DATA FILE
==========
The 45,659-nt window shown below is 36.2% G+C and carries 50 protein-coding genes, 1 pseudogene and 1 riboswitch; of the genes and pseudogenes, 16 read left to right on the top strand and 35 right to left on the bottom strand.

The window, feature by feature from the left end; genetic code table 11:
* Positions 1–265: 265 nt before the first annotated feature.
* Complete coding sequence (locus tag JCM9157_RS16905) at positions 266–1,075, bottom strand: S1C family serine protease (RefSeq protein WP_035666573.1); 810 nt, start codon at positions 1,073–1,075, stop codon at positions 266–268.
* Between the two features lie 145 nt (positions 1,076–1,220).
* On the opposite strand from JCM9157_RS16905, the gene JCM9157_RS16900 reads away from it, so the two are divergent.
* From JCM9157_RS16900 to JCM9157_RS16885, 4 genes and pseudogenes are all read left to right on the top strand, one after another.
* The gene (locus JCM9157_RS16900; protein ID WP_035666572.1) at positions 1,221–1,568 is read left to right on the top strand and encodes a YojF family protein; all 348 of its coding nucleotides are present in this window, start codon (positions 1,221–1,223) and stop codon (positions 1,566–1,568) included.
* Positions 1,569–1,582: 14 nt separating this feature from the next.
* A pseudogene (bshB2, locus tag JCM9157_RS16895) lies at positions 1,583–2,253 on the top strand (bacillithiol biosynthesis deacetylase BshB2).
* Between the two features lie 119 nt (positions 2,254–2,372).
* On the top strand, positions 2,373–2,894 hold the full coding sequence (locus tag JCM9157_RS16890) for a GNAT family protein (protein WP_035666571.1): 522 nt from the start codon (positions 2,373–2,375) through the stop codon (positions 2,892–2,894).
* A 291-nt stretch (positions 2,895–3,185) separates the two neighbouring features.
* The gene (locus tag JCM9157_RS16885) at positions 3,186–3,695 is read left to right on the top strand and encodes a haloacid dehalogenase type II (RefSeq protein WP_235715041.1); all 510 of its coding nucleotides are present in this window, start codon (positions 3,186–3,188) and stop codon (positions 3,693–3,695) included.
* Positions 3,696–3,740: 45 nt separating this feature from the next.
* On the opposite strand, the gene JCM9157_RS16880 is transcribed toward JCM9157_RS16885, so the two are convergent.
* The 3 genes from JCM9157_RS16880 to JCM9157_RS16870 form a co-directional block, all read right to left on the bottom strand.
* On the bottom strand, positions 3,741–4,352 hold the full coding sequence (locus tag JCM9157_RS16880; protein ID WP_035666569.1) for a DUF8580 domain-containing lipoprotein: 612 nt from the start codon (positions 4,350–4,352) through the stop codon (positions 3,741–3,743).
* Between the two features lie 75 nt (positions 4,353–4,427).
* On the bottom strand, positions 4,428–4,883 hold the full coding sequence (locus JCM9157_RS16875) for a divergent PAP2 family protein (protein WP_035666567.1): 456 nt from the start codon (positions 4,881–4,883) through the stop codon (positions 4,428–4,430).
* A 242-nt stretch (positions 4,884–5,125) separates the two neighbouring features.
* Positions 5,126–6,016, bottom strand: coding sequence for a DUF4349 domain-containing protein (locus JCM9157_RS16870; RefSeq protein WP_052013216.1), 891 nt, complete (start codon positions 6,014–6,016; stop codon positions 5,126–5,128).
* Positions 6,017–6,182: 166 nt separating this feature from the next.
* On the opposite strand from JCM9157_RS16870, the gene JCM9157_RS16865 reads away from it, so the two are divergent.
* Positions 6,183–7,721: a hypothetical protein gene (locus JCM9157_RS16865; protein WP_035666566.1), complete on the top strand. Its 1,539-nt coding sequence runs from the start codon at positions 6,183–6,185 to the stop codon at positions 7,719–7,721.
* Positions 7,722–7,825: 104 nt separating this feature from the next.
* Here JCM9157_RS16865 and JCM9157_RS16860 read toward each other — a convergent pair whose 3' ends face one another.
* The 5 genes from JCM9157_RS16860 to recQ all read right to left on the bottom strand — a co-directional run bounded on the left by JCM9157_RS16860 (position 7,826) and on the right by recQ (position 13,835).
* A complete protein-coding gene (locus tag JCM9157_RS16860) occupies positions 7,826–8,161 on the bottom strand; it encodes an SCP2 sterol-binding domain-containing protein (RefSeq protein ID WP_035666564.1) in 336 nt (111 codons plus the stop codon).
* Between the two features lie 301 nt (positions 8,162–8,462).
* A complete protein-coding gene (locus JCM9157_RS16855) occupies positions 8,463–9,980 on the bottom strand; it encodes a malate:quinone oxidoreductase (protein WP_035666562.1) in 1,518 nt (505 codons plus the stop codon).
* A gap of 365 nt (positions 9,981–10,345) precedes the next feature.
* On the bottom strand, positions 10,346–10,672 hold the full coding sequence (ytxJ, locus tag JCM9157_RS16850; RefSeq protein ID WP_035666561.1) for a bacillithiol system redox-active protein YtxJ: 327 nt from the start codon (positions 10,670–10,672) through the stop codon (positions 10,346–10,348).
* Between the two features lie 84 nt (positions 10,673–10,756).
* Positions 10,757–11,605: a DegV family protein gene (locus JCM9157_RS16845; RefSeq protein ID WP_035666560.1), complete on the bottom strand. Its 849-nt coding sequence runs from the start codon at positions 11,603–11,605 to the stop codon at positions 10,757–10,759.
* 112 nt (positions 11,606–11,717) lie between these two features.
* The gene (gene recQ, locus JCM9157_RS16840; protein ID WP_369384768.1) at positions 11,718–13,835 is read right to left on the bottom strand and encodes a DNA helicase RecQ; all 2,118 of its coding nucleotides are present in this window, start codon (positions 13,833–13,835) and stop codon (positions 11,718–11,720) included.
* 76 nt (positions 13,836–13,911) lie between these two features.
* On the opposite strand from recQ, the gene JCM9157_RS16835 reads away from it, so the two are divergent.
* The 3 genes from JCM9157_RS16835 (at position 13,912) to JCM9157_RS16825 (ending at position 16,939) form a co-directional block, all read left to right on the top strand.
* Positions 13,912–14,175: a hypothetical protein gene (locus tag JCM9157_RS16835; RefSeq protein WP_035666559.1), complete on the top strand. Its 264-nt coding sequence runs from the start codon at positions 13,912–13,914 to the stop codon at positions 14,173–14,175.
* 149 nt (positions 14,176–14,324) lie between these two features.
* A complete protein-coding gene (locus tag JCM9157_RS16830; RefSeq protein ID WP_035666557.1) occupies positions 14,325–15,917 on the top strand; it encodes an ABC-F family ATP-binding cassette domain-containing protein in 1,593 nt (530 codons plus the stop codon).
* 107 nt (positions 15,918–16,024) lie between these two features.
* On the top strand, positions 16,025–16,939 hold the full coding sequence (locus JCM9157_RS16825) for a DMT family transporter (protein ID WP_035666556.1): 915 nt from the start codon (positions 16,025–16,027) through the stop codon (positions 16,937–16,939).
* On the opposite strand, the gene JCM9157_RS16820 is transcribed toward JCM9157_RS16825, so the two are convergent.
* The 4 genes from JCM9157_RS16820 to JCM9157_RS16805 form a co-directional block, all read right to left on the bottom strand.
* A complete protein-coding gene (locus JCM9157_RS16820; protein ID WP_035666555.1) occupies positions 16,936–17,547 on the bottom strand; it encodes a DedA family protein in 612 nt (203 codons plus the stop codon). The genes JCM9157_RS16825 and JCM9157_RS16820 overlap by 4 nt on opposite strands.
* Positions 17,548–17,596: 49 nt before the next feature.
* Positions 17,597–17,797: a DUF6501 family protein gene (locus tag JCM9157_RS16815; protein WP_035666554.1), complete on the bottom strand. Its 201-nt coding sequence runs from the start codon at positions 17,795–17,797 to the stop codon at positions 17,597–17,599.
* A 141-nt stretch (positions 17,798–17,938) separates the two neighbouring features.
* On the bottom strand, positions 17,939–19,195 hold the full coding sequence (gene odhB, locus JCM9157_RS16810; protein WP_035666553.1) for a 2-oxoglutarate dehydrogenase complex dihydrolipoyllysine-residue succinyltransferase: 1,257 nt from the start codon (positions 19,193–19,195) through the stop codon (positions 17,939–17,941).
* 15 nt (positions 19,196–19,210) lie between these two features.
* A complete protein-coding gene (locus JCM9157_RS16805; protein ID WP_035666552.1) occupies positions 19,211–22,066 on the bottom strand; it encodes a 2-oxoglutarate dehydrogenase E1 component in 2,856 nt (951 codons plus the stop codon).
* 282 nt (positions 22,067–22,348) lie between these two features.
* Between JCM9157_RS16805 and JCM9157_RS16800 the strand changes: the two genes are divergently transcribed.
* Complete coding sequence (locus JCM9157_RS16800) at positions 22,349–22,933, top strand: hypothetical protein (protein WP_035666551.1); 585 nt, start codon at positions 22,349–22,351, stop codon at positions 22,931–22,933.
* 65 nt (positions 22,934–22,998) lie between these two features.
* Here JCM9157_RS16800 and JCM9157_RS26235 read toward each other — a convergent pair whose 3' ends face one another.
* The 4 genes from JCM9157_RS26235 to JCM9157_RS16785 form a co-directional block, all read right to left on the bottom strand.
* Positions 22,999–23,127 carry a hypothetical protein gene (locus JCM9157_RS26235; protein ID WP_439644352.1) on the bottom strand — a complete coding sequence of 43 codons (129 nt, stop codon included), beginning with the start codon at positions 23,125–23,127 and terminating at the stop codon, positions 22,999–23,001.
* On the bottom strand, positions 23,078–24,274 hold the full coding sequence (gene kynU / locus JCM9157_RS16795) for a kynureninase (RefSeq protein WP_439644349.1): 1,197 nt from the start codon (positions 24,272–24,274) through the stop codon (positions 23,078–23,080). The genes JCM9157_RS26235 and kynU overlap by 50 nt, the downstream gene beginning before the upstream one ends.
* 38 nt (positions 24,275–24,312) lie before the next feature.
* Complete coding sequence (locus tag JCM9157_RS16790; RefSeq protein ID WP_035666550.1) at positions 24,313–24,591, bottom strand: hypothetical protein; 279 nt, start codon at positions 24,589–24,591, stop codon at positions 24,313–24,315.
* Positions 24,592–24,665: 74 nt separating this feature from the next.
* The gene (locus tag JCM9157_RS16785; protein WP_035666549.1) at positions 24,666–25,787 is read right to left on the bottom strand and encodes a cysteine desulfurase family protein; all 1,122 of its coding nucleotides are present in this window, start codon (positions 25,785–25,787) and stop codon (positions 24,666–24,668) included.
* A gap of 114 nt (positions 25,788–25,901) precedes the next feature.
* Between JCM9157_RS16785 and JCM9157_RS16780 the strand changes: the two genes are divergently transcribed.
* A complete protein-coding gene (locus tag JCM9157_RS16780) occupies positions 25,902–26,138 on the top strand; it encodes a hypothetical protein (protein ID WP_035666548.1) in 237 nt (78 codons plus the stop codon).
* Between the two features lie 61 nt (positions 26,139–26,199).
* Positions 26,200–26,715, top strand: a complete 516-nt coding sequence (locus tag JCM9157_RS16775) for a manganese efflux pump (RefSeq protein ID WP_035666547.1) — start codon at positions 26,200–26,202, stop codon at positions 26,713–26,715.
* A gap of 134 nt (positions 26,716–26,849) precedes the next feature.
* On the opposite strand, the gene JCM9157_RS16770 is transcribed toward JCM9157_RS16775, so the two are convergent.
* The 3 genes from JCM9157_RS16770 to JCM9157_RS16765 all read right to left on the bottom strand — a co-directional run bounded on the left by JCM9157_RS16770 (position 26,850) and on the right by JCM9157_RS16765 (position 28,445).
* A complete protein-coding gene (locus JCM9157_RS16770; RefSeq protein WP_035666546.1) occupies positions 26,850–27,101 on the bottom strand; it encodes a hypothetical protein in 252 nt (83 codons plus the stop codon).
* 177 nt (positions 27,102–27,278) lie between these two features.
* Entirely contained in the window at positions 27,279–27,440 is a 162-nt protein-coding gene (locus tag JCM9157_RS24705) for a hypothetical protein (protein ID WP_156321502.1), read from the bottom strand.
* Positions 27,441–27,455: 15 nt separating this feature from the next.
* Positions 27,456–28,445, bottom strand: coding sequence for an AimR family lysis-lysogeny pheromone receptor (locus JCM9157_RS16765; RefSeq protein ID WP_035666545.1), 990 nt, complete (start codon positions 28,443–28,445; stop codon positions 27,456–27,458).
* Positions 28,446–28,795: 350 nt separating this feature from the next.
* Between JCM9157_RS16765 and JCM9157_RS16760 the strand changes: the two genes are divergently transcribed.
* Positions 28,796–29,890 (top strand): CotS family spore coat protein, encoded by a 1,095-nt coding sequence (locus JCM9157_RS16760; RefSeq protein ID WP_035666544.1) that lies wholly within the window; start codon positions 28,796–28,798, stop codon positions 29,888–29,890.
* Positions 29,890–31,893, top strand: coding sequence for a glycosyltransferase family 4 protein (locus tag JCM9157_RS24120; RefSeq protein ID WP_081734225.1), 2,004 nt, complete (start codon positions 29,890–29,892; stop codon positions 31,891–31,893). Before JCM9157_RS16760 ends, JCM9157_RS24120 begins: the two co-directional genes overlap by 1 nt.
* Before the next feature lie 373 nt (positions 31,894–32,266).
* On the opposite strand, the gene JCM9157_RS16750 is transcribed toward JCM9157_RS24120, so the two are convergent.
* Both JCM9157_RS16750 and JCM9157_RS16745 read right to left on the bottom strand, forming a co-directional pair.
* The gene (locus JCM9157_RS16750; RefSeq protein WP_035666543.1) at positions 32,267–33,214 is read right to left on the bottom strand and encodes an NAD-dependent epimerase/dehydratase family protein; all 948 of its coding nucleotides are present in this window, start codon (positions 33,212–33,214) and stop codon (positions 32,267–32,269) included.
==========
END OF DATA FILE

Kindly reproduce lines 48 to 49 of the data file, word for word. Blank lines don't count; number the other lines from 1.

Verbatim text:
* A complete protein-coding gene (locus JCM9157_RS16820; protein ID WP_035666555.1) occupies positions 16,936–17,547 on the bottom strand; it encodes a DedA family protein in 612 nt (203 codons plus the stop codon). The genes JCM9157_RS16825 and JCM9157_RS16820 overlap by 4 nt on opposite strands.
* Positions 17,548–17,596: 49 nt before the next feature.